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Hindi Question English Question Answers Marks Category Manage
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Why is diffusion insufficient to meet the oxygen requirements of multicellular organisms like humans?
Our body is very huge and complex, each and every cell of the body requires oxygen. And the process of diffusion is very slow, will take so much time to reach each and every cell. Hence, diffusion is insufficient to meet the oxygen requirements of multicellular organisms like humans
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What criteria do we use to decide whether something is alive?
To consider something living or dead, we primarily focus on the events of Life processes. Fundamental life processes include nutrition, respiration, transportation, excretion, control and coordination, growth and reproduction. If these systems works normally we can declare the organisms living because none of the non-living things shows any of the life processes
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What are outside raw materials used for by an organism?
Outside raw materials used by an organism are food, water and oxygen. These are mainly used for some important functions in the body and the amounts, source and type vary from organisms to organisms.
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What processes would you consider essential for maintaining life?
Nutrition, respiration, transportation, excretion and control and coordination
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What are the differences between autotrophic nutrition and heterotrophic nutrition?
AUTOTROPHIC NUTRITION: [i] The organisms make their own food with the help of carbon dioxide and water in the presence of sunlight and chlorophyll [ii] Autotrophs use light as a source of energy to synthesise food. (III) All green plants, some bacteria, algae, seaweeds, etc.HETEROTROPHIC NUTRITION [i] The organisms obtain their nutrition from other living organisms like plants (autotrophs) [ii] Heterotrophs derive energy by digesting other organic substances that they consume as their food. (III) All animals, Humans, fungi such as mushrooms, yeast, etc.
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Where do plants get each of the raw materials required for photosynthesis?
These are the following raw materials required by plants for photosynthesis: carbon dioxide, water, sunlight, chlorophyll. • Plants obtain CO2, from the atmosphere and it is absorbed through the stomata. • Water is mainly available in the soil so it is absorbed from the soil by plant roots. • Sunlight is absorbed from the nature • Chlorophyll is present as the main component of the plant organelle chloroplast. (chlorophyll is present is all green parts of the plants).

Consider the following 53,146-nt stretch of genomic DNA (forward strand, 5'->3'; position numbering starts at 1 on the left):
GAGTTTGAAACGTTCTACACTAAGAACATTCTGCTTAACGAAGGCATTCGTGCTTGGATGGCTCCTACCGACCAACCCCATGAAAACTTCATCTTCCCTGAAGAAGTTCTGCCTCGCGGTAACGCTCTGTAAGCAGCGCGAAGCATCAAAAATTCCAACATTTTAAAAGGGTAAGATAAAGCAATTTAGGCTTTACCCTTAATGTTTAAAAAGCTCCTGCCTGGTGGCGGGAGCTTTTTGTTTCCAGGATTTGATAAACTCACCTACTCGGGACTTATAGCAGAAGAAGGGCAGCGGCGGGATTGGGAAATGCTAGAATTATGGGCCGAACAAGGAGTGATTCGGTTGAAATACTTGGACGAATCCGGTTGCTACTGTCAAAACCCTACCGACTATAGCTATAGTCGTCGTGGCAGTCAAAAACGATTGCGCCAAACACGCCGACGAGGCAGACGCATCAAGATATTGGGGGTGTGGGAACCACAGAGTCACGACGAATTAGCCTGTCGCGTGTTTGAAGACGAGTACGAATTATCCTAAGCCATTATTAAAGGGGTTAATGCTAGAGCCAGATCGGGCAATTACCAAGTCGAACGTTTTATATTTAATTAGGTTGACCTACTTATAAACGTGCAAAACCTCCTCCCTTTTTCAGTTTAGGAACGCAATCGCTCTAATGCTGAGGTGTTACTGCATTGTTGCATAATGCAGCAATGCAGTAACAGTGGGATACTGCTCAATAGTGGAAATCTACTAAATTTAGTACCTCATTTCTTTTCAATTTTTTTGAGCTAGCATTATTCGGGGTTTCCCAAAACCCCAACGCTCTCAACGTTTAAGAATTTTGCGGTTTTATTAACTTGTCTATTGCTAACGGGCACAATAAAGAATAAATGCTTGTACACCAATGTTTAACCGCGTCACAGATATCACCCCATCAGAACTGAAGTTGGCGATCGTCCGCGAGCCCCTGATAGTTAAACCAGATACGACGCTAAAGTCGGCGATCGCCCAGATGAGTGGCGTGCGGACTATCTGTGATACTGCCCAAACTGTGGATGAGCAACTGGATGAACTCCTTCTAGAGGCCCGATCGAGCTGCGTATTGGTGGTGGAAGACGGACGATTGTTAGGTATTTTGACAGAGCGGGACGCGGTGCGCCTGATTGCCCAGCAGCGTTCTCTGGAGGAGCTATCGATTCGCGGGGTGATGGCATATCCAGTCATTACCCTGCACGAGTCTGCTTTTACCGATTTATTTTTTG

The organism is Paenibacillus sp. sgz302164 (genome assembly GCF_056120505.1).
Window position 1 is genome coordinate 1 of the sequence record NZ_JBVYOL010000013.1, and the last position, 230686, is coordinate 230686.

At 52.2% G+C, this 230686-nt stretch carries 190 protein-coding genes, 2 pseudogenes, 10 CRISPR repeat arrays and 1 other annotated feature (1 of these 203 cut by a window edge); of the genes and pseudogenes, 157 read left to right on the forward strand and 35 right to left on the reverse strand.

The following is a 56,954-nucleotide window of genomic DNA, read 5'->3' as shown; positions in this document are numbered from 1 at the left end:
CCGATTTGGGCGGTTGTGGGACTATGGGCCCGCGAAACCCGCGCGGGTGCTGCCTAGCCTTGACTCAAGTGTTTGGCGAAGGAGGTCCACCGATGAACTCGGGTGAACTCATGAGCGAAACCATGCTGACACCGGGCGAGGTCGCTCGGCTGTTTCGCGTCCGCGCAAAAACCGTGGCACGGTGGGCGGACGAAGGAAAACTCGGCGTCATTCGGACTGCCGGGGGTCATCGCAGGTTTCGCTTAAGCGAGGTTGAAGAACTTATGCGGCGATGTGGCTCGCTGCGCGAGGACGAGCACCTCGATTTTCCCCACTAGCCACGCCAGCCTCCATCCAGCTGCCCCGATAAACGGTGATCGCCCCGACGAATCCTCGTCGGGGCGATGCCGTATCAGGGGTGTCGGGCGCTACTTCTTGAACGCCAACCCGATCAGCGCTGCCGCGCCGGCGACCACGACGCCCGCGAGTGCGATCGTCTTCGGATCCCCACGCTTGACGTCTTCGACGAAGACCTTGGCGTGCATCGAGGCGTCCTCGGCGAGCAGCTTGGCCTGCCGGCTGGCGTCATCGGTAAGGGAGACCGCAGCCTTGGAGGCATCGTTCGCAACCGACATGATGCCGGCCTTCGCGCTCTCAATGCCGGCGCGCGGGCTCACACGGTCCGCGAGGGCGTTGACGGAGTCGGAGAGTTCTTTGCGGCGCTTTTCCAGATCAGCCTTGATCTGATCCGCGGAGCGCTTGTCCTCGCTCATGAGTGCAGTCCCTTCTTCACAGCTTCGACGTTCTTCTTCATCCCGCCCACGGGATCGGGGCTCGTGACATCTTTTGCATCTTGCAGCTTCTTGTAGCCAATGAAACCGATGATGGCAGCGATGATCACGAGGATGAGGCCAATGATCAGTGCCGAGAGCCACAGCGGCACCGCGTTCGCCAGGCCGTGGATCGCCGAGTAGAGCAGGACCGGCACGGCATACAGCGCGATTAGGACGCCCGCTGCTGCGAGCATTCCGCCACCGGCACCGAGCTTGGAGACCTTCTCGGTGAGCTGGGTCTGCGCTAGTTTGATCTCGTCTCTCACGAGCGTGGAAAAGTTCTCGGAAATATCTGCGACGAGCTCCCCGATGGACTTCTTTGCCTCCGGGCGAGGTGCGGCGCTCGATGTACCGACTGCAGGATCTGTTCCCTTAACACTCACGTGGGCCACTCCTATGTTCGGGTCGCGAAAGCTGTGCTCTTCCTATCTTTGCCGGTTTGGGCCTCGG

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What is the role of the acid in our stomach?
Acid mainly dissolves chunks of food and creates an acidic medium. That acidic medium is required by enzyme pepsinogen to be converted to pepsin, which is a protein-digesting enzyme. Pepsin is activated in the presence of HCl. The acid is also responsible for killing microorganisms that enter the stomach along with food
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What is the function of digestive enzymes?
There are various digestive enzymes present in the body, such as amylase, lipase, pepsin, trypsin, etc. These enzymes help in the breaking down of complex food molecules into simpler molecules which can be easily absorbed by the cells of the body. These enzymes also act as a biocatalyst which accelerates the rate of breaking down of complex food.
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Write the role of villi in human digestive system
Throughout the internal surface of small intestine, there are finger like projections known as VILLI. They are primarily responsible for increasing the surface area of the small intestine which in turn increases surface area for absorption of the digested food. Villi are majorly supplied with blood vessels which help to absorb digested food into the bloodstream.